Feds vs. Ranchers | News | Salt Lake City | Salt Lake City Weekly

Feds vs. Ranchers 

Remarks made at St. George public-land hearing become grimly prophetic.

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At a recent congressional hearing called in St. George where local ranchers aired concerns with the federal Bureau of Land Management, Utah Rep. Mike Noel, R-Kanab, noted that tensions between pro-land development factions and the federal land agency tasked with managing public lands had grown so tense that he feared there would be "bloodshed."

Four days later, his prediction came true with the Jan. 26 shooting death of Robert "LaVoy" Finicum, one of the militant occupiers of the Malheur National Wildlife Refuge near Burns, Ore., who was shot by an Oregon state trooper at a highway barricade.

The St. George meeting took place on Jan. 22. Reps. Rob Bishop, Chris Stewart and Jason Chaffetz —Republican representatives for Utah's 1st, 2nd and 3rd districts, respectively—were present at what was an oversight hearing for the Subcommittee on Federal Lands, called to ensure that local concerns were being addressed in the wake of the BLM's recent release of a proposed management plan for national conservation areas (NCAs).

Before a packed audience at the Dixie Convention Center, Utah's congressmen accused the BLM of violating the spirit, and perhaps the letter, of Congress' 2009 law, the Omnibus Public Lands Management Act.

According to conservatives serving on the committee, the act required developing a new transportation corridor through a desert-tortoise land preserve. Jenna Whitlock, acting director of the Utah BLM, countered that the 2009 law doesn't specifically require that the road be built. "The act requires the BLM to identify one or more alternatives,"she said.

But the transportation corridor wasn't the conservatives' only concern. St. George Mayor Jon Pike complained that in the six years the BLM spent developing the proposed management plan, not once was he, his predecessor or the city council of St. George ever consulted. Whitlock didn't deny that the BLM hadn't directly worked with the St. George city government but noted the agency had taken in more than 1,000 comments in the past few years and was considering "each one."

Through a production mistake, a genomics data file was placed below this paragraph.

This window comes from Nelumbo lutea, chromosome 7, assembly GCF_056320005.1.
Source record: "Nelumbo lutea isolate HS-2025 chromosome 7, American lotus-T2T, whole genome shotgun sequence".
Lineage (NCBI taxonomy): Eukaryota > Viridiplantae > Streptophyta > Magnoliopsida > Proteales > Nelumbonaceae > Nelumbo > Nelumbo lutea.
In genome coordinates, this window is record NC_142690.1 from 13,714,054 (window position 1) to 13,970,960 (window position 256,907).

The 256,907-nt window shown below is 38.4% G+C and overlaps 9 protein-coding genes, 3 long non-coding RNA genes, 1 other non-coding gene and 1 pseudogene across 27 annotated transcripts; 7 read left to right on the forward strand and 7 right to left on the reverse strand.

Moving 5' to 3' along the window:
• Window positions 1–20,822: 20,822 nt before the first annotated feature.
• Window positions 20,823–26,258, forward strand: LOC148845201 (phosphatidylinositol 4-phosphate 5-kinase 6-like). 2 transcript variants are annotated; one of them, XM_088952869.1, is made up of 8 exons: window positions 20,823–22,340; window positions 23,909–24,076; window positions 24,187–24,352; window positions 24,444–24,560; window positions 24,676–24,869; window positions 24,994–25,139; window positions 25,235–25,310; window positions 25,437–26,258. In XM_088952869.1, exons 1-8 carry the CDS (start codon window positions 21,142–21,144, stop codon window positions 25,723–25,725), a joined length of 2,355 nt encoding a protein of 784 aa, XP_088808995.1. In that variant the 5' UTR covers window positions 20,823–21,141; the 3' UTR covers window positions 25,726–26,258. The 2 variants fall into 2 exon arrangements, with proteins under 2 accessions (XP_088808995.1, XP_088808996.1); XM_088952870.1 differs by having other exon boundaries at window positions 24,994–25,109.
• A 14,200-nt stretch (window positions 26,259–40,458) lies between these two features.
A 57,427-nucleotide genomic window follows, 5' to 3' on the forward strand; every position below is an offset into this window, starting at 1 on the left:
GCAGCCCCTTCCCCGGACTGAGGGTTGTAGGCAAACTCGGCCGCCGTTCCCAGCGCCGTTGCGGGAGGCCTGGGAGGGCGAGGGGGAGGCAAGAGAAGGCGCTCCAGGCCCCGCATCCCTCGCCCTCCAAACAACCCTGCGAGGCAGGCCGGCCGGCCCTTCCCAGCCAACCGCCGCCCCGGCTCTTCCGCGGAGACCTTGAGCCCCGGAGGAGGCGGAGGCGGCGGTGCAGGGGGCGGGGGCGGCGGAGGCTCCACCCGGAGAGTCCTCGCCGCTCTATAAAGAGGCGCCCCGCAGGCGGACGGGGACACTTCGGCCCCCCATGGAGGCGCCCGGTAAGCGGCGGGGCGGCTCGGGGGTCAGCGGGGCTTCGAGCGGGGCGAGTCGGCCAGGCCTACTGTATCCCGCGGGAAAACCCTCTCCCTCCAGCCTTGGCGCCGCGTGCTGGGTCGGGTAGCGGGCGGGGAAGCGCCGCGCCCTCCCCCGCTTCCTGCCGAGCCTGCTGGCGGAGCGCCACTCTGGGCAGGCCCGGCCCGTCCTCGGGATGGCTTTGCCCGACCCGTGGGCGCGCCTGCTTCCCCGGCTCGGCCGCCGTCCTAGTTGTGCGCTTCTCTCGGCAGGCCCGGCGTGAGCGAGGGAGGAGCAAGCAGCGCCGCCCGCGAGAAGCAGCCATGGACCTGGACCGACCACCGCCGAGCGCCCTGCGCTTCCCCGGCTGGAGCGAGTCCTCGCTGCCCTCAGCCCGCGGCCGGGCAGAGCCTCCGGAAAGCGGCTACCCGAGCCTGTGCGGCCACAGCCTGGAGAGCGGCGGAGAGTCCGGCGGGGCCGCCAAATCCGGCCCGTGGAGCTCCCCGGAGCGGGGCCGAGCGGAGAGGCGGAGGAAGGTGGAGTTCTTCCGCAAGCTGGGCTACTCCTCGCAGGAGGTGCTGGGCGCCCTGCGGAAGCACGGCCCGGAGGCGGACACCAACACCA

Two hours after the hearing Reps. Bishop, Stewart and Chaffetz convened a congressional "listening session," where the three heard comments from constituents about federal land agencies. Fourteen speakers were pre-selected by the congressmen's offices, with the majority adamant in their dislike of federal land agencies, particularly the BLM and Forest Service.

Randy Parker of the Utah Farm Bureau Federation claimed, "We are seeing the systematic dismantling of ranchers' ability to graze their livestock. The BLM and the Forest Service are attacking livestock grazing and water rights," he said. Parker also claimed that the number of ranching families in the area has been reduced by more than 60 percent since the 1950s, and that he believes that is "entirely the fault of federal agencies' policies and grazing fees."

Piute County Commissioner Darin Bushman echoed other speakers, claiming that there is a vast "collusion scheme between federal agencies and special interest [environmental] groups."

One of the few speakers to defend conservation of Utah's public lands was Ty Markham, a former Torrey, Utah, town council member, who owns a bed-and-breakfast and a ranch. Markham argued that the far more economically sound policy would be to conserve the lands to capitalize on the ever-growing tourism industry. "We need good jobs year-round that aren't subject to boom-and-bust economies," said Markham.

But Rep. Noel disagreed, saying that the BLM and other federal agencies are acting illegally by having federal law-enforcement agencies working on these public lands. Noel calls it "ridiculous" that a Utahn could get pulled over for a broken tail light by a BLM officer. "The only legitimate authority," said Noel, "is the county sheriff." Noel went on to say that if federal land agencies continue to impede the development of public lands in Utah, he predicts it could end badly. "This has got to stop," Noel exclaimed.

Prior to Finicum's death in Oregon, group leader Ammon Bundy and several others had already surrendered. Through his lawyer, Bundy called for the remaining militants at the wildlife refuge to give up and go home. As of press time, there were reportedly four militants remaining who have posted videos saying they'll only leave if they get a guarantee from law enforcement they won't be arrested for their armed takeover of the government building.

In addition to writing news for City Weekly, Eric Ethington is communications director for Political Research Associates, an organization that studies the U.S. political right wing, including paramilitary organizations.

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